Picasso Part One: Les Demoiselles D’Avignon
For my next art series, I am going to focus on one of my favourite artists, Pablo Picasso. Over three blog posts, I will be looking at a different Picasso painting and explore the stories within and behind the artwork.
The first piece is a true staple of art history; Les Demoiselles D’Avignon.
Les Demoiselles D’Avignon, painted by Pablo Picasso over a hundred years ago, is considered as the most important painting of the twentieth century. But what is Les Demoiselles D’Avginon about and why is this painting so important? Here are four essential facts to understanding this infamous artwork.
The beginning of Les Demoiselles D’Avignon
The painting was first exhibited at the Salon d’Antin in Paris in 1916 but was in fact painted ten years earlier between 1906-7. From the time of its creation to its exhibition, the painting was known as Le Bordel philosophique. The title was subsequently changed to Les Demoiselles D’Avignon by the art critic Andre Salmon who organised the Salon d’Antin exhibition where the painting was first shown.
What is the painting about?
The painting is set in a brothel and shows five naked prostitutes in various poses. The three female figures on the left side of the composition have quite brazen and unashamed stances; one of the figures on the right is holding open a curtain to enter the scene and the second figure is positioned in a squatting pose in the bottom right of the composition. Preliminary sketches show two men were originally included in the composition but were removed from the final version.The removal of the two men from the composition is important as it changes the scene and role of the viewer. Each of the women stares out of from the picture plane, involving the viewer.
Had the two men been left in the final version, the viewer of the painting would play the part of spectator, glimpsing at an encounter within the brothel. Now, the viewer is subjected to the confronting gaze of the women and has become their unseen client.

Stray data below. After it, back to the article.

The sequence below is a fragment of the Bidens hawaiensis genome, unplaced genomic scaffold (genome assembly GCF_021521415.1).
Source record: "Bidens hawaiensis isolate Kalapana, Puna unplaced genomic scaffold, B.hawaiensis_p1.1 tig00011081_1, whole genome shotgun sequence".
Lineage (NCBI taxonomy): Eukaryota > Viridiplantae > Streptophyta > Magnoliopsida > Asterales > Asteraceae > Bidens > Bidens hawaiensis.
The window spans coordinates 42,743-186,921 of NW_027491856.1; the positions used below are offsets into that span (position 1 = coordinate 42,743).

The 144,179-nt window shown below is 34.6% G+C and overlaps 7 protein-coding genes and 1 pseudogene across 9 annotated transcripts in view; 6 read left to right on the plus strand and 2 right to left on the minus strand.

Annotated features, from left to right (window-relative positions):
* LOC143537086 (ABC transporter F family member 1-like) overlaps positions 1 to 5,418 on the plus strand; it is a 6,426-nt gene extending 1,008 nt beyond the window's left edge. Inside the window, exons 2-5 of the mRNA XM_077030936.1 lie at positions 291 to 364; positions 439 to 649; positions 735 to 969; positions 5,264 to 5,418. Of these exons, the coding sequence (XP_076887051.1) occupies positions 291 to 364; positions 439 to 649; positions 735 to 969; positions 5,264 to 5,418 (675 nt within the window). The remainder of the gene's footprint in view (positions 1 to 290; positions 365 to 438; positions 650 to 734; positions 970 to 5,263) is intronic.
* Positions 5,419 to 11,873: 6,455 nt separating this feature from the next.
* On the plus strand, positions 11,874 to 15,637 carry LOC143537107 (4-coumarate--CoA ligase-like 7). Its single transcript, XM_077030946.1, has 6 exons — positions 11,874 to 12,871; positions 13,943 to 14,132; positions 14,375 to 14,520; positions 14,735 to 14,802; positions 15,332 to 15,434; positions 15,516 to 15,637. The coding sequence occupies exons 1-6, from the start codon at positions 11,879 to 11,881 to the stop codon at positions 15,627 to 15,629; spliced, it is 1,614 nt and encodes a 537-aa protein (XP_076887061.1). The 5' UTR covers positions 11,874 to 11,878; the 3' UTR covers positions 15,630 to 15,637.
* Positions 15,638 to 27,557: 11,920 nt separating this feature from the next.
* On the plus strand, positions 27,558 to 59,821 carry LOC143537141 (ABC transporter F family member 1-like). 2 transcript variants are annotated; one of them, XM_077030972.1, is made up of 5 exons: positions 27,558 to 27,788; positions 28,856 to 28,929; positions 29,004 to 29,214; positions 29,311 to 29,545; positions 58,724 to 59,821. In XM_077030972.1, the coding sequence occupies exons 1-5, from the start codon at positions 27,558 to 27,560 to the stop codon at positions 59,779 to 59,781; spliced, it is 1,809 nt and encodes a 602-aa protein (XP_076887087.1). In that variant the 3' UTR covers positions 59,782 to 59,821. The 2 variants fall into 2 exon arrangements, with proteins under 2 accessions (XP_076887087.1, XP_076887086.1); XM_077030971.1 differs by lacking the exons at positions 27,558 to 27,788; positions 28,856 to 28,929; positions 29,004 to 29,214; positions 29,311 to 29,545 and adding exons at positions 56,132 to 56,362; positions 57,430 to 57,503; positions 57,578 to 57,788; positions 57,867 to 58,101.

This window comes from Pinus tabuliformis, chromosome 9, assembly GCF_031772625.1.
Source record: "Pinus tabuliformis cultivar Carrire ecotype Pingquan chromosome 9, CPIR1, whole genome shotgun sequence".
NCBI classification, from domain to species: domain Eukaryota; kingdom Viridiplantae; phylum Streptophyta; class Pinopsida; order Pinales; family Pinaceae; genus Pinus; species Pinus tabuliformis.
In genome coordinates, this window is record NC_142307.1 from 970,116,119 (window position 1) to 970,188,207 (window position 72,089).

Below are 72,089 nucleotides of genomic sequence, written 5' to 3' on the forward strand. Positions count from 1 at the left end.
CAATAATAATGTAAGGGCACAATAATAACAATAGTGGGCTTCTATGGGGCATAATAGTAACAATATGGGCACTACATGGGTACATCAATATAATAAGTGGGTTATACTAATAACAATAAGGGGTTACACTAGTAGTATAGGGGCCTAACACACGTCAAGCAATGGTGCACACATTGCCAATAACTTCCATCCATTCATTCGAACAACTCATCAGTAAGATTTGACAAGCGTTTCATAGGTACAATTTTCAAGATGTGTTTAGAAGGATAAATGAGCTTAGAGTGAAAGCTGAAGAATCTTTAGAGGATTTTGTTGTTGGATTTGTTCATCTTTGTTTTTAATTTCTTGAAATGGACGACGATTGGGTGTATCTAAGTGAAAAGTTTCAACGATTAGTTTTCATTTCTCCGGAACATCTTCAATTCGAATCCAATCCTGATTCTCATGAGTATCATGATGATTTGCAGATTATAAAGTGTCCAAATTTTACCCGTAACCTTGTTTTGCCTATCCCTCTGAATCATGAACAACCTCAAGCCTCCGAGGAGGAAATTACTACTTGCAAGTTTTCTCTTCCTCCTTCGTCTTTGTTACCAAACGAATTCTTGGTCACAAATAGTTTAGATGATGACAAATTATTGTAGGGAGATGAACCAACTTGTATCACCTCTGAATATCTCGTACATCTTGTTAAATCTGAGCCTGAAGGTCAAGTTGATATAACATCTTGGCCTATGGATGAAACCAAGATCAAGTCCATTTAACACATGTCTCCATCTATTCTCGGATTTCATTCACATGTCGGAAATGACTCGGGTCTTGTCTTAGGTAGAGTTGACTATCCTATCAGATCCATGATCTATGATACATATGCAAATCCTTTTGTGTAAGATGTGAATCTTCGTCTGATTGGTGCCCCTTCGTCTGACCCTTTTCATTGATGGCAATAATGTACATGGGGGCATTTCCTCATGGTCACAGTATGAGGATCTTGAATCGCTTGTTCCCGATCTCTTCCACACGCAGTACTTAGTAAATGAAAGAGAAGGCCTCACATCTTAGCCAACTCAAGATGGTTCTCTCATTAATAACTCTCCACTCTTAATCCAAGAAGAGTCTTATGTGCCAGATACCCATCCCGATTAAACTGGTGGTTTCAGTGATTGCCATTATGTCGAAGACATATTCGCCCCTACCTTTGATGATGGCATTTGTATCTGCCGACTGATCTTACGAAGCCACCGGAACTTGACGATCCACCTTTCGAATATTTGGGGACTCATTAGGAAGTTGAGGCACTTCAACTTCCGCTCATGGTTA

Why was Les Demoiselles D’Avignon so shocking?
Setting the scene of the painting within a brothel was not what made this painting shocking. In fact during the late nineteenth and early twentieth centuries, the female nude genre became an important theme for modernist painting and it was not uncommon for prostitutes to be depicted in art; for instance the Moulin Rouge paintings by Henri de Toulouse-Lautrec.
It was their portrayal that was shocking. Picasso broke the rules of conventional painting through his depiction of the female figures and pictorial space. The figures are sharp and angular, their anatomies are unnatural and do not accurately represent the human form. Even their facial features are uncharacteristic of academic conventions of painting; the three figures on the left have overly large almond shaped eyes whilst the two on the right are twisted, distorted and out of proportion.
Why is Les Demoiselles D’Avignon so important?
In Les Demoiselles D’Avignon, Picasso overturned the mode of perspective in art which had been in place since the Renaissance. The scene is not shown from one single point perspective but from multiple viewpoints. Picasso broke away with single point perspective and depicted the scene and figures in different parts that are seen from multiple angles.
This stark move away from academic conventions became a defining moment in modern art. The multiple viewpoints in Les Demoiselles D’Avignon and manipulation of pictorial space had never been seen before in art and opened the door for Cubism and subsequent art movements.